Home /
T.O.C.
FAQs
 
Good
Books
Ref.
Libr.
Advertise
Here
Help
Wanted
Current
Q&A's
Search 🔍
the Site
pub Where the world gathers for
plating, anodizing, & finishing Q&As since 1989







-----

Cyanide free cadmium plating



2000

I'm a chemistry lecturer at a university in South Africa. A local manufacturer of automotive parts, asked me for information on cyanide-free cadmium plating. Unfortunately all the libraries here have only books dating from the 1940's and earlier when cyanide plating was the only workable option.

Are there commercial processes for cyanide-free cadmium plating? Where can I obtain more info?

Johann L Fischer
Rand Afrikaans University - Johnnesburg, Gauteng, South Africa



2000

Yes, there are commercially viable cyanide-free cadmium plating processes based on cadmium sulphate or cadmium fluoborate. If you go to any of the major manufacturers of plating solutions I think they will be able to offer you a process.

My personal opinion is that switching to cyanide-free cadmium plating is sometimes a mistake because it lulls people into a totally unwarranted sense of security. Yes, cyanide is an acute poison. But cadmium is a cumulative poison.

As common as cyanide cadmium plating is, I've never seen the air filled with cadmium oxide dust in a cyanide shop; and as rare as acid cadmium is, I've already seens clouds of cadmium oxide in cyanide-free shops a couple of times. For the safety-conscious person, this one is a tough call.

Ted Mooney, finishing.com
Ted Mooney, P.E.
Striving to live Aloha
finishing.com - Pine Beach, New Jersey



2000

Dear Sir:

I would suggest that the automotive company follow in the footsteps of most of the world's auto makers. That is to eliminate Cadmium completely. The automakers have gone to either zinc plating (with better passivates), or to Zinc alloys such as : Zinc/Nickel; Zinc/Iron; Zinc/Cobalt; or even Tin/Zinc.

In accordance with the Brussels protocol, no automobile in the European Community will be able to be recycled if there is Cadmium plating on it. Further, they also state that Hexavalent chromates will not be permissible passivates for the sacrificial plated coatings. Non Chromate passivates, or trivalent passivates are currently being worked on worldwide.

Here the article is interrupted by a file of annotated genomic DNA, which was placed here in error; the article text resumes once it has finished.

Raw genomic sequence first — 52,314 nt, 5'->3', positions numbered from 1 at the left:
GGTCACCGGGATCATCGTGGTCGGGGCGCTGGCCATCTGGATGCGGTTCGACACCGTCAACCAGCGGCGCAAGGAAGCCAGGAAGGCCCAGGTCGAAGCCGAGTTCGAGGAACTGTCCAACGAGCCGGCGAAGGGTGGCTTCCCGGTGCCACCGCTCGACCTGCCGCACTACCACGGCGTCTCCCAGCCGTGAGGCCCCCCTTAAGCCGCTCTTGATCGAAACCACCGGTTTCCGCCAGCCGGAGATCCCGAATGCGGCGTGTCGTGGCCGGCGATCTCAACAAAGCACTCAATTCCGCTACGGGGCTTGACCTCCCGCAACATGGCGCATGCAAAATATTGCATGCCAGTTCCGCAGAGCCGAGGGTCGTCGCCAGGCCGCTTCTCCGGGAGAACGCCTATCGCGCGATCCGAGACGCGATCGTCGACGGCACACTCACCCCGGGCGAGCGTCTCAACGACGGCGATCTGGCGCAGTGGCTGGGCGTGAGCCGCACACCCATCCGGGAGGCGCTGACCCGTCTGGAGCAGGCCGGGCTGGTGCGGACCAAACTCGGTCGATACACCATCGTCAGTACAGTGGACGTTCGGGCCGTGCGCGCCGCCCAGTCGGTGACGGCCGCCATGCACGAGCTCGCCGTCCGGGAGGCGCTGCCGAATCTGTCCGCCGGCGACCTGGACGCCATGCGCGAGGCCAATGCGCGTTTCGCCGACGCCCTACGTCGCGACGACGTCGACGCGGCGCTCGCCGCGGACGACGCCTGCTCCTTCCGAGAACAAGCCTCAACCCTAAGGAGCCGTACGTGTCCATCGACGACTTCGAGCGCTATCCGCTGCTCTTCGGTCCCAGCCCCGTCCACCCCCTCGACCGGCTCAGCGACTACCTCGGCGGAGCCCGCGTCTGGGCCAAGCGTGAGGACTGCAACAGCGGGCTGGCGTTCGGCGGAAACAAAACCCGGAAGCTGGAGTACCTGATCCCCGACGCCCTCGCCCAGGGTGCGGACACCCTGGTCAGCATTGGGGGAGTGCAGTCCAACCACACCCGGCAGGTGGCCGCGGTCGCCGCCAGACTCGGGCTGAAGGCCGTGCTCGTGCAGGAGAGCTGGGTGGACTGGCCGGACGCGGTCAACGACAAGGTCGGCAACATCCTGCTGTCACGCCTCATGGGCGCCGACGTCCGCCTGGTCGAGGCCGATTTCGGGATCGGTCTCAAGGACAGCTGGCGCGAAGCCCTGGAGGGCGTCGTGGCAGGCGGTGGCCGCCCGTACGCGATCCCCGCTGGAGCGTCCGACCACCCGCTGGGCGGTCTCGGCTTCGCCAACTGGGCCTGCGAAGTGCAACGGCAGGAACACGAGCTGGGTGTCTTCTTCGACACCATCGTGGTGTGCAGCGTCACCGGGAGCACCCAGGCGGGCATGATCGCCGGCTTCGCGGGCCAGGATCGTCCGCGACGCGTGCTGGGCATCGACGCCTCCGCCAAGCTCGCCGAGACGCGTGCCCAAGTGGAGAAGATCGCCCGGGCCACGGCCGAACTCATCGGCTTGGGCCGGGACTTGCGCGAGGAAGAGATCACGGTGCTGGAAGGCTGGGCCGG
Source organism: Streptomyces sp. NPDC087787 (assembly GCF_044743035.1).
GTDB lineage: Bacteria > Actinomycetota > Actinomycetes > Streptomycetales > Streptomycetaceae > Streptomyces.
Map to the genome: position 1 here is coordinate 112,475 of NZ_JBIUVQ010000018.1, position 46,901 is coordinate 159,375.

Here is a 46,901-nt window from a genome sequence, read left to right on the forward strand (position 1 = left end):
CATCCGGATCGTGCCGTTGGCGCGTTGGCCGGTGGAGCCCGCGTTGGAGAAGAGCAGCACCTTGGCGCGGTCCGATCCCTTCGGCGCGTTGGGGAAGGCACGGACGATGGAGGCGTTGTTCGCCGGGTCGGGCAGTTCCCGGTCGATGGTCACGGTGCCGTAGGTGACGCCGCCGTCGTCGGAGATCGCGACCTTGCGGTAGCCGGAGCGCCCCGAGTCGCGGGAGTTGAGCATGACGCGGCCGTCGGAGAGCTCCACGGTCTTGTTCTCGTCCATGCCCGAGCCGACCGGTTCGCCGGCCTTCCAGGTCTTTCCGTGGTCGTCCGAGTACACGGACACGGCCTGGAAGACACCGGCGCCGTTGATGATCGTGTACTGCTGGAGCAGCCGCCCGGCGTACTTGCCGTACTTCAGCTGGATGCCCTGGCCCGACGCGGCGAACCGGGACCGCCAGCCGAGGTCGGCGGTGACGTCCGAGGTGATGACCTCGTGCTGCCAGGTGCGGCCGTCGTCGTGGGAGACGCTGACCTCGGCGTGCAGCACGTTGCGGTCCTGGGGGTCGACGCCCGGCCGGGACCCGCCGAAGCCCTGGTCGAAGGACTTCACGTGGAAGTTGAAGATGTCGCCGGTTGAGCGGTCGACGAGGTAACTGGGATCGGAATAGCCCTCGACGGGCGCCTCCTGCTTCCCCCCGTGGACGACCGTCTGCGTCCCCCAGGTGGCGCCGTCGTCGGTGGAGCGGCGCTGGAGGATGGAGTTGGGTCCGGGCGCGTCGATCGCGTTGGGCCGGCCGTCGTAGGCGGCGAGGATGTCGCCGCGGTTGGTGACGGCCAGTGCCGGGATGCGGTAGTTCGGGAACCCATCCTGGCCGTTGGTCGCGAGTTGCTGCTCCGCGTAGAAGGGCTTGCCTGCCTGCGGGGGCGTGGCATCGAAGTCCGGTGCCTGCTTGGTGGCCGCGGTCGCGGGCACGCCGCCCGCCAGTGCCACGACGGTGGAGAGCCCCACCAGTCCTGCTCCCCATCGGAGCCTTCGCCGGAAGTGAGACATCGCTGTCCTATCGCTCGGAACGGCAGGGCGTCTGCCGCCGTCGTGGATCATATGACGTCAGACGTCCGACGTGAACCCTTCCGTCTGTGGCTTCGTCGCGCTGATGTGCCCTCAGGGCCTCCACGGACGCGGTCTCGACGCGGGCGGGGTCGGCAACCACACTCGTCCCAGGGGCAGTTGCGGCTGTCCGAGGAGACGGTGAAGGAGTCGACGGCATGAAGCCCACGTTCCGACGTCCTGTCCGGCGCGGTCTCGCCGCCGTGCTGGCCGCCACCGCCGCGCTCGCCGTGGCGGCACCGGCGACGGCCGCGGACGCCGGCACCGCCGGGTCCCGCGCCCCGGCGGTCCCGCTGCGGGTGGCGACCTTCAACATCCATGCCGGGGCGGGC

ed budman eb sig
Ed Budman [dec]
- Pennsylvania
With deep sadness we advise that our friend Ed passed away Nov. 24, 2018




2000

I have run both cyanide cad and sulfate cad. The output of each was quite similar. The cyanide cad was much easier to keep in balance. The three component additives that we used are no longer made, not enough demand. It was the very old 3M system.

Current additive use a chemical that I forget the name of, but it smells like dead fish and is a regulated material.

The future is in the alloy zinc. If they are going to drop cyanide, they might as well make the switch to alloy zinc.

James Watts
- Navarre, Florida


none
finishing.com is made possible by ...
this text gets replaced with bannerText
spacer gets replaced with bannerImages

Q, A, or Comment on THIS thread -or- Start a NEW Thread

Disclaimer: It's not possible to fully diagnose a finishing problem or the hazards of an operation via these pages. All information presented is for general reference and does not represent a professional opinion nor the policy of an author's employer. The internet is largely anonymous & unvetted; some names may be fictitious and some recommendations might be harmful.

If you are seeking a product or service related to metal finishing, please check these Directories:

 
Jobshops
Capital
Equipment
Chemicals &
Consumables
Consult'g, Train'g
& Software


About/Contact    -    Privacy Policy    -    ©1995-2023 finishing.com, Pine Beach, New Jersey, USA